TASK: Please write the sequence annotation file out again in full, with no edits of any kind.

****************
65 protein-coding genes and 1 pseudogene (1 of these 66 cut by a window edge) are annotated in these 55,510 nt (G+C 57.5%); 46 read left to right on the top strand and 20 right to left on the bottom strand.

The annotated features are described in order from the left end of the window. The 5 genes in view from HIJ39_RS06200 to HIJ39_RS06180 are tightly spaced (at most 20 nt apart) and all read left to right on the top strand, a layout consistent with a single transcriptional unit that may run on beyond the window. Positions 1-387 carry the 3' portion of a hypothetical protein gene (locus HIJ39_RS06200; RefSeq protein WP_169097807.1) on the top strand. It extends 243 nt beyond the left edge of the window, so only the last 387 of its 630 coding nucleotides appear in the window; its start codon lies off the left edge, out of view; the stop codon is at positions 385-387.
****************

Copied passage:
65 protein-coding genes and 1 pseudogene (1 of these 66 cut by a window edge) are annotated in these 55,510 nt (G+C 57.5%); 46 read left to right on the top strand and 20 right to left on the bottom strand.

The annotated features are described in order from the left end of the window. The 5 genes in view from HIJ39_RS06200 to HIJ39_RS06180 are tightly spaced (at most 20 nt apart) and all read left to right on the top strand, a layout consistent with a single transcriptional unit that may run on beyond the window. Positions 1-387 carry the 3' portion of a hypothetical protein gene (locus HIJ39_RS06200; RefSeq protein WP_169097807.1) on the top strand. It extends 243 nt beyond the left edge of the window, so only the last 387 of its 630 coding nucleotides appear in the window; its start codon lies off the left edge, out of view; the stop codon is at positions 385-387.